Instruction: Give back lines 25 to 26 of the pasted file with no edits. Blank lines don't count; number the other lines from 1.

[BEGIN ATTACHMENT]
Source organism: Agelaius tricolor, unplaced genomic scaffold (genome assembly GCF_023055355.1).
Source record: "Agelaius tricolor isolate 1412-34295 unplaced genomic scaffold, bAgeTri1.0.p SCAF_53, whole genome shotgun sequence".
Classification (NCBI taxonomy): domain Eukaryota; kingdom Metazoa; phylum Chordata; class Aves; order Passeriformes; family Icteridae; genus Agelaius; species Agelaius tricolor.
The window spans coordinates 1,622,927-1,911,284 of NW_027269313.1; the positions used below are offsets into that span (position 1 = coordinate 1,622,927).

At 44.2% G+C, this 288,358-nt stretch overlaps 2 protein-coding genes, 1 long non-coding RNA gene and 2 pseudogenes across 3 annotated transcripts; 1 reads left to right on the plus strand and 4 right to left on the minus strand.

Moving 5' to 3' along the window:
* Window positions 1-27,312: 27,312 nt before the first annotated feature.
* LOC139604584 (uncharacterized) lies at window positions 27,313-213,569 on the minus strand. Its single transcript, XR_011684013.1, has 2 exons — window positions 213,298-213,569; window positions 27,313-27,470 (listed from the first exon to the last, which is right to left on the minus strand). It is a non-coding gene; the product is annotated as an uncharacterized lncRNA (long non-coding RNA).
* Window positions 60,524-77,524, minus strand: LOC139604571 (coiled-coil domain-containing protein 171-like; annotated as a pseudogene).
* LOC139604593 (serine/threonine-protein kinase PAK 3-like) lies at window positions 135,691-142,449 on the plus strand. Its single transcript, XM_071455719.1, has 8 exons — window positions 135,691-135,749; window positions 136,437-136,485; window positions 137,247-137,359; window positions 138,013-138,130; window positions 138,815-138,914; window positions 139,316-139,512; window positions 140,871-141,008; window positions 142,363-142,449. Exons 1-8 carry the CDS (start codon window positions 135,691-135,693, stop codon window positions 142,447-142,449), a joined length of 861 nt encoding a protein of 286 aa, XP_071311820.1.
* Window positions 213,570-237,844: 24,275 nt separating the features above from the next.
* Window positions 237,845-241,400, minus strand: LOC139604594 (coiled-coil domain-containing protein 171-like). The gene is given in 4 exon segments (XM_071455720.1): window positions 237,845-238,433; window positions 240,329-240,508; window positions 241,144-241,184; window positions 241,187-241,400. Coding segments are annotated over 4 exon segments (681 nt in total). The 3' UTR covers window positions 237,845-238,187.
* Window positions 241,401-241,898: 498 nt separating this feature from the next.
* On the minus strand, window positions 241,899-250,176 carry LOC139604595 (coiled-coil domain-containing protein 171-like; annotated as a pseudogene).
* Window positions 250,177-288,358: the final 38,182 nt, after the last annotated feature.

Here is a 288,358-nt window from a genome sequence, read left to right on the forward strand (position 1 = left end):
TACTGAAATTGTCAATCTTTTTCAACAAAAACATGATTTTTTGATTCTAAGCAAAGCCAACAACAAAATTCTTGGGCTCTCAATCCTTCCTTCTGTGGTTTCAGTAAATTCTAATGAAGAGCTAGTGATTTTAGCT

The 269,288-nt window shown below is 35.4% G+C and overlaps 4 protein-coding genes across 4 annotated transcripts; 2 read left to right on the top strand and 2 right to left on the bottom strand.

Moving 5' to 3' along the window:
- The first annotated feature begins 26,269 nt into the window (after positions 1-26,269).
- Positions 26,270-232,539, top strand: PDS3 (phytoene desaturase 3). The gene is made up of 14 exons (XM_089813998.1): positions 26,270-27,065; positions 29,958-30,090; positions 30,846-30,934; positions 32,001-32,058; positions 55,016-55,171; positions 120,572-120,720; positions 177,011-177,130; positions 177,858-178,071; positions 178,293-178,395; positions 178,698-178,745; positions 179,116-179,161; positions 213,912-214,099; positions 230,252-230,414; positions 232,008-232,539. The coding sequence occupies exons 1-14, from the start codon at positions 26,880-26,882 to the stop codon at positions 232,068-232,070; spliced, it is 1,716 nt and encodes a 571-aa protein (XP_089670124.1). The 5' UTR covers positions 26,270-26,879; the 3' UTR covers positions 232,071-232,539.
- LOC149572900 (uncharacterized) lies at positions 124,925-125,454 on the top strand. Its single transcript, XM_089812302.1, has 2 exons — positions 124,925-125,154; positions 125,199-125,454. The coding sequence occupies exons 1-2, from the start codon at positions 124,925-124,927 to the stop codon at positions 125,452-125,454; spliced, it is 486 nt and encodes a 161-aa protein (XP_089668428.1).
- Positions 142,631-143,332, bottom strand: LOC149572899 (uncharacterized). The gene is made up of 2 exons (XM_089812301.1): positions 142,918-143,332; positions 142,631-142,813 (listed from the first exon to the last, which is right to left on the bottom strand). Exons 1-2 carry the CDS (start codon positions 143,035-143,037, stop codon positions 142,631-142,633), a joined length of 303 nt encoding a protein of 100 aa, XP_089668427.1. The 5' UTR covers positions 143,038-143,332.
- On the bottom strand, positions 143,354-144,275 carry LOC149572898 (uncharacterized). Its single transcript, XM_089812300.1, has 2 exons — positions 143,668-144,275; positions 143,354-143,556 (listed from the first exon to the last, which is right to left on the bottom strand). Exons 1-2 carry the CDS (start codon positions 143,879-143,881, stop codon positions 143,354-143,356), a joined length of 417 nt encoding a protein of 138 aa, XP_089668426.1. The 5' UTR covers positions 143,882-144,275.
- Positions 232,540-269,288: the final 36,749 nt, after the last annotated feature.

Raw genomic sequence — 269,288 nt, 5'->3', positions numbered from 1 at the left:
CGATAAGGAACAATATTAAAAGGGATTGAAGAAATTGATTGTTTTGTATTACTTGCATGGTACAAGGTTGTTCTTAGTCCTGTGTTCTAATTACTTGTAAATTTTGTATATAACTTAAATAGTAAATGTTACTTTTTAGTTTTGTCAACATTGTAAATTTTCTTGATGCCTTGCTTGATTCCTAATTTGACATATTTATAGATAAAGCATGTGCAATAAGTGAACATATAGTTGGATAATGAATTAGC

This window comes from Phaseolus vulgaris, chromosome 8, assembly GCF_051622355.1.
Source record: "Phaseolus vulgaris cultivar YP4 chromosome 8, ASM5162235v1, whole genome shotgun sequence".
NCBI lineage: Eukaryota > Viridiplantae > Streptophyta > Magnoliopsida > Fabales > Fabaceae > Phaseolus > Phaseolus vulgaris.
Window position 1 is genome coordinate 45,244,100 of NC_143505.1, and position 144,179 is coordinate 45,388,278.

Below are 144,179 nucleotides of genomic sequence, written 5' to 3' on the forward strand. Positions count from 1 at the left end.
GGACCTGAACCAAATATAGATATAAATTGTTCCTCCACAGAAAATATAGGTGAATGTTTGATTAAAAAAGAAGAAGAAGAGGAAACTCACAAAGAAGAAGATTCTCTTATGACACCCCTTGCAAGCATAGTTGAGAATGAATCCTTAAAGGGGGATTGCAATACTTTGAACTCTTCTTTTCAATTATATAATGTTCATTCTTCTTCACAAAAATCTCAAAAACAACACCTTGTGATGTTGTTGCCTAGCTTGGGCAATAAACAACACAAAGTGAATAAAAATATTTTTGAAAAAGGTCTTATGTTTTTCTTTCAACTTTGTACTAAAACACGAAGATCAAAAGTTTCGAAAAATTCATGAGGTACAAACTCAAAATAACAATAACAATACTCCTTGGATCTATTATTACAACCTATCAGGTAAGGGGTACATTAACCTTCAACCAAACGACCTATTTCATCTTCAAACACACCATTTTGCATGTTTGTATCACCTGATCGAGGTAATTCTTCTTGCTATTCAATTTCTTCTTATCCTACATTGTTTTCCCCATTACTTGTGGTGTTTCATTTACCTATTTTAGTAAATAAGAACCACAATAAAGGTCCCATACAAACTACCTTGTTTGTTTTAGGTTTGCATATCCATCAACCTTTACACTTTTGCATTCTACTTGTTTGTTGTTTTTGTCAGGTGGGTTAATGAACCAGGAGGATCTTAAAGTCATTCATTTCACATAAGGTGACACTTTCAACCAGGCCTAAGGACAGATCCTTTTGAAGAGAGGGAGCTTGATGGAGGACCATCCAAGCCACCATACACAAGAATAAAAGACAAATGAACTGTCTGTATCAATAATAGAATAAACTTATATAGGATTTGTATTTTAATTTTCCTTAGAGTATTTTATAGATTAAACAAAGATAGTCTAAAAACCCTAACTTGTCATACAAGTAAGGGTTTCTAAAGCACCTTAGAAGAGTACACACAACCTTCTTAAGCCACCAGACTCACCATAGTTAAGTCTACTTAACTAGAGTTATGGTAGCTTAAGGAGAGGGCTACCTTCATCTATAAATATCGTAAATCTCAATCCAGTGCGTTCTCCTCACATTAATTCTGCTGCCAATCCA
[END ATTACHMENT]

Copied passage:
- Positions 232,540-269,288: the final 36,749 nt, after the last annotated feature.

Raw genomic sequence — 269,288 nt, 5'->3', positions numbered from 1 at the left: